I would call Nicky Silver’s Beautiful Child idiotic, if that were not an insult to idiots. The play is so bad that I felt sorry not only for the good actors in it (Penny Fuller, George Grizzard, and Steven Pasquale), but also for the mediocre (Kaitlin Hopkins) and downright poor (Alexandra Gersten-Vassilaros, who is also a playwright). I will not summarize it, though not out of consideration for the author—he deserves none—but because you wouldn’t believe me if I did. Still, I can give you some idea of this play by saying that if you were to crossbreed Albee at his worst and Kushner at his average, Child is what you would get. And I can tell you that the young grade-school teacher and pedophile who comes to his parents asking them to hide him (from what?) is taken in on “harsh conditions.” Of what these are, I can give you only a hint: Think Oedipus Rex.


An earlier play by Tracy Letts, Killer Joe, did nothing for me; his current one, Bug, is considerably more interesting. Agnes, a 40-plus waitress in Oklahoma City, lives in a motel; her ex-husband, the brutish Goss just released from prison, is harassing her. Long ago, her little son vanished from outside a supermarket. She dreams about him constantly, and hasn’t had a man in years. Now her lesbian friend, R.C., has come to invite Agnes to a party, and brings along a young drifter, Peter, she has picked up along the way.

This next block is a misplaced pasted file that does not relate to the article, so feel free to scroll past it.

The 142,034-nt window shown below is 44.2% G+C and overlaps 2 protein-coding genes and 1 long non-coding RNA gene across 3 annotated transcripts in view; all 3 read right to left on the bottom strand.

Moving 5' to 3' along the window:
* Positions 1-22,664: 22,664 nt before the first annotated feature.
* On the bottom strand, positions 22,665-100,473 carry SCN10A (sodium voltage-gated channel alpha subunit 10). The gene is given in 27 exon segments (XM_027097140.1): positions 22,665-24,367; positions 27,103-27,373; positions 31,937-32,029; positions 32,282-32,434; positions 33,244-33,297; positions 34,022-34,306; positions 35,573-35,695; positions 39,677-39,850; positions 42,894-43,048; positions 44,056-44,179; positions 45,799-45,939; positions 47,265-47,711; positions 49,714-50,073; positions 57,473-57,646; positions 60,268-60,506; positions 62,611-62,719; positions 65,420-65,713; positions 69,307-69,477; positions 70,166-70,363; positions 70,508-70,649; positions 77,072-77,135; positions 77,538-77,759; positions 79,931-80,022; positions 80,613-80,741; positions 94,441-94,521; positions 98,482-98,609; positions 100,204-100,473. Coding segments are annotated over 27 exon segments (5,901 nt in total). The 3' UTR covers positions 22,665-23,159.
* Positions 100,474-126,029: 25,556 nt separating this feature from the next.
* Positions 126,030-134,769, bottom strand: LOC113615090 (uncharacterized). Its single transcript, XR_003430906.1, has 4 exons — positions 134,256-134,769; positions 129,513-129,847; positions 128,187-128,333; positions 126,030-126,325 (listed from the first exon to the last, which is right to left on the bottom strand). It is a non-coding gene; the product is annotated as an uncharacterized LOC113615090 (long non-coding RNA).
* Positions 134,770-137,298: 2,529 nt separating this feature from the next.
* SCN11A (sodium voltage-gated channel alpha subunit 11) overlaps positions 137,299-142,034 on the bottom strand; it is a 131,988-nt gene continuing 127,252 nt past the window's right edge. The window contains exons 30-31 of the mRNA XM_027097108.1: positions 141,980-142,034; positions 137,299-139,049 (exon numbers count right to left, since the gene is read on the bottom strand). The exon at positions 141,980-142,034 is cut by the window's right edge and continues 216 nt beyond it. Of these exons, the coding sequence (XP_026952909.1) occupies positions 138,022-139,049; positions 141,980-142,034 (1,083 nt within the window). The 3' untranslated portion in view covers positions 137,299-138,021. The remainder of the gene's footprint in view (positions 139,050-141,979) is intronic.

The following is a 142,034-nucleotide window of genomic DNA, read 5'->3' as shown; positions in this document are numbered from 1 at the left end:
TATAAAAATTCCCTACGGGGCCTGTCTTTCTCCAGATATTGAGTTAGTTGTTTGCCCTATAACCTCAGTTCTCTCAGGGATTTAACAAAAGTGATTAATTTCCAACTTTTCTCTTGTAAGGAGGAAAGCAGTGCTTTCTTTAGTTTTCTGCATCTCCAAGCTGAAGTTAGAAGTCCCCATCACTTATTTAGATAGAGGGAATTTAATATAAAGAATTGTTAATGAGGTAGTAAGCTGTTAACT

Agnes doesn’t want to go to the party, and Peter, who has neither a job nor a place to stay, chooses to remain with her; Agnes lets him sleep, platonically, on her floor. Though rather taciturn, he is good-looking; that and Goss’s intimidating pestering make Agnes promote Peter from floor to bed. Peter, at first so quiet and unassuming, turns out to be an Army deserter. He may also be a psychopath. As he and Agnes free-base together, he lets on that he has been the military’s guinea pig: The eggs of dangerous bugs have been implanted in him; mating with Agnes, now infected by Peter, will result in millions and provide the Army with a lethal weapon. This is why bugs are—or seem to be—cropping up in Agnes’s bed, and on Peter’s and Agnes’s bodies. This, too, accounts for the constant helicopter surveillance above the motel room.

So credible is Peter that the enamored Agnes’s believing him and getting sucked into an escalating folie à deux becomes terrifyingly convincing. Dread things are in the offing. Letts writes deftly, even as his melodrama also plays, I assume deliberately, as horrific farce. Whether melodrama, farce, or even tragedy, it holds the attention. Credit is due Dexter Bullard’s dexterous direction as well, and the compelling ensemble work by a cast of five. Michael Shannon does a powerful job as a both silken and maniacal Peter, but Shannon Cochran, as Agnes, is simply sensational. Her performance, of a tremendously moving transparence that allows us to follow her intimate feelings and innermost conflicts in all their shattering pathos, is one that you—I guarantee it—will never forget.